Nokia Testing Wi-Fi Calling in Finland

Nokia said Thursday that it had begun a two-month trial of UMA technology in the city of Oulu in west central Finland. The company has recruited 50 families who will test out the technology using the Nokia 6136, a Wi-Fi-equipped phone. The device is one of the first by the company to support UMA.

UMA, short for unlicensed mobile access, allows the user to seamlessly hand off calls between Internet and GSM networks. When in range of a Wi-Fi or Bluetooth hotspot, calls would be placed over the Internet using VoIP. When the user moves out of range, the call hands off to the local GSM, GPRS or UMTS network.

"This pilot project is an important step forward in bringing functional UMA technology to the mass market," Nokia mobile phones research and development senior vice president Peter Ropke said. "Both operators and consumers will be able to garner the benefits of this new technology."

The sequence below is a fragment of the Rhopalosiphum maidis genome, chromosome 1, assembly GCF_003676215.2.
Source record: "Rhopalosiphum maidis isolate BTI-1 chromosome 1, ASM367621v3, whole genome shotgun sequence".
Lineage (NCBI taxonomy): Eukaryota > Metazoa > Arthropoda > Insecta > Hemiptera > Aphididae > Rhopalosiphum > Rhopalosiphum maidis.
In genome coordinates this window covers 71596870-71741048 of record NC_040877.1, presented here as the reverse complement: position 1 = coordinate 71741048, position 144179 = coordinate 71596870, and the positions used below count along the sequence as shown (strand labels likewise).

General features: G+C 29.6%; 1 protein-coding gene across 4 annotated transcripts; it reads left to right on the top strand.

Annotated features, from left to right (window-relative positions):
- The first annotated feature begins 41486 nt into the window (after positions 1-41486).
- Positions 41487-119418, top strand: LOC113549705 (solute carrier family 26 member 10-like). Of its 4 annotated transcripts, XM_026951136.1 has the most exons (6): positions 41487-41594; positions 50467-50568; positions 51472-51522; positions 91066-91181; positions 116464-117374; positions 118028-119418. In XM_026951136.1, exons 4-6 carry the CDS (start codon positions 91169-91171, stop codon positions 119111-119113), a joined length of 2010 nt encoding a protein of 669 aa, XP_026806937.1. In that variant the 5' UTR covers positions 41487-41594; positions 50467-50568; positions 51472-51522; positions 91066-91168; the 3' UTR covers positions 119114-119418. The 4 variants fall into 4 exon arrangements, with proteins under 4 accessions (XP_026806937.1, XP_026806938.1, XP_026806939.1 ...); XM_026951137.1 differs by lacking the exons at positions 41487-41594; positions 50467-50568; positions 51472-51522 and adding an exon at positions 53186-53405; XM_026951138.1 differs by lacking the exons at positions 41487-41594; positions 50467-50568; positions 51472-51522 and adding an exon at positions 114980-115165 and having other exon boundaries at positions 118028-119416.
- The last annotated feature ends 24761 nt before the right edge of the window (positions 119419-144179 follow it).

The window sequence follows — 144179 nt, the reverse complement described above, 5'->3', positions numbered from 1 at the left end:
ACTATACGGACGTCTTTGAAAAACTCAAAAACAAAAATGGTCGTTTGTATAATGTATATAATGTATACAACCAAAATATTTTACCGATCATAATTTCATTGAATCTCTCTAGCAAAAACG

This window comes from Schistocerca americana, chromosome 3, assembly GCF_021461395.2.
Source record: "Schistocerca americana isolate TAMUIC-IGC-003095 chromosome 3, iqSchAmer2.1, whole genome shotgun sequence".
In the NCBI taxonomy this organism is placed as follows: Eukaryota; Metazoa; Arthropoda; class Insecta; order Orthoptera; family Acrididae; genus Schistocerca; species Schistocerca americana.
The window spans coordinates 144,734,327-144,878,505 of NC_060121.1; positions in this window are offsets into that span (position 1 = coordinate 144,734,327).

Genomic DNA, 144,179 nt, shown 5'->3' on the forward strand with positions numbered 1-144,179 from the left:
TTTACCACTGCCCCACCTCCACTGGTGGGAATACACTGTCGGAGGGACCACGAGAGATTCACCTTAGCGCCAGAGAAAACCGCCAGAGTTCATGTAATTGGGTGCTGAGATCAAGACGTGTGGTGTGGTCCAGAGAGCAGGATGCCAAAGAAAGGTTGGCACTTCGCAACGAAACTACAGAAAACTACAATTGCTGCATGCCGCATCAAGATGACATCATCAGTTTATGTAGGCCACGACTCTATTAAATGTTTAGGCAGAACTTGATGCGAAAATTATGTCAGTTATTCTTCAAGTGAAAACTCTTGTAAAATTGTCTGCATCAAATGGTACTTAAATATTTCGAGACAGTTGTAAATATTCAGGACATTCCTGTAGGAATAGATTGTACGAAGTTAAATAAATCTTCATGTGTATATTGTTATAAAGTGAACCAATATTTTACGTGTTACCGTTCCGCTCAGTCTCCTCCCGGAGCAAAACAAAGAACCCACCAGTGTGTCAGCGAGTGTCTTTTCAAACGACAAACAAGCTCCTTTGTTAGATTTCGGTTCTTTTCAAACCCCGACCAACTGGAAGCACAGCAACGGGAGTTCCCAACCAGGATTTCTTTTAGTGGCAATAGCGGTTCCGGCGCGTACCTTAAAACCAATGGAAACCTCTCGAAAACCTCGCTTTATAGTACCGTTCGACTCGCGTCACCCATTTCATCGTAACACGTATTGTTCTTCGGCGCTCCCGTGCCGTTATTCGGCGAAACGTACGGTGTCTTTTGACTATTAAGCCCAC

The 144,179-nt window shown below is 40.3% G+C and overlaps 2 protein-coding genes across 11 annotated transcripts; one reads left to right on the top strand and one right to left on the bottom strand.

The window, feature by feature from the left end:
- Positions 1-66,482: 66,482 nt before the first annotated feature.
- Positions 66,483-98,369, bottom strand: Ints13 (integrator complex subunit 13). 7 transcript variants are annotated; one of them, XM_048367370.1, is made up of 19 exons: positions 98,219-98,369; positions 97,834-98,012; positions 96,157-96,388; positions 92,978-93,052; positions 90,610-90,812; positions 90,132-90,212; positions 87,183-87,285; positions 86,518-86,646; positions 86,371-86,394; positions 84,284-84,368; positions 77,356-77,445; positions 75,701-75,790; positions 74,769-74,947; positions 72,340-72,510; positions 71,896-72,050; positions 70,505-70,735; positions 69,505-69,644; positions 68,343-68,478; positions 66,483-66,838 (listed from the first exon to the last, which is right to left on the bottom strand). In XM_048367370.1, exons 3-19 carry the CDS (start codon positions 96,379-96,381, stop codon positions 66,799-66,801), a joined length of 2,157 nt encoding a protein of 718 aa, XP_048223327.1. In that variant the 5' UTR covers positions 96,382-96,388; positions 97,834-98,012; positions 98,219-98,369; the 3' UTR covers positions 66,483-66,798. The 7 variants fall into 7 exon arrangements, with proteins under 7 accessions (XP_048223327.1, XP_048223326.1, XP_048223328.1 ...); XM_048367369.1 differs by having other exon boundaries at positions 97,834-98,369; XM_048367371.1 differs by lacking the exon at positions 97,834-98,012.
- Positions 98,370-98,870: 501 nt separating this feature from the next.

Supporters of the technology say it would decrease the cost for mobile phone operators to offer service in remote areas through Wi-Fi hotspots. Additionally, users would be able to place phone calls from home using their own wireless networks.

The project is a joint effort between the city of Oulu, Nokia and DNA/Finnet, a local telecommunications company. Last year, Oulu began offering free Wi-Fi access at various hotspots around the city, which Nokia said would be used in assessing the viability of UMA.

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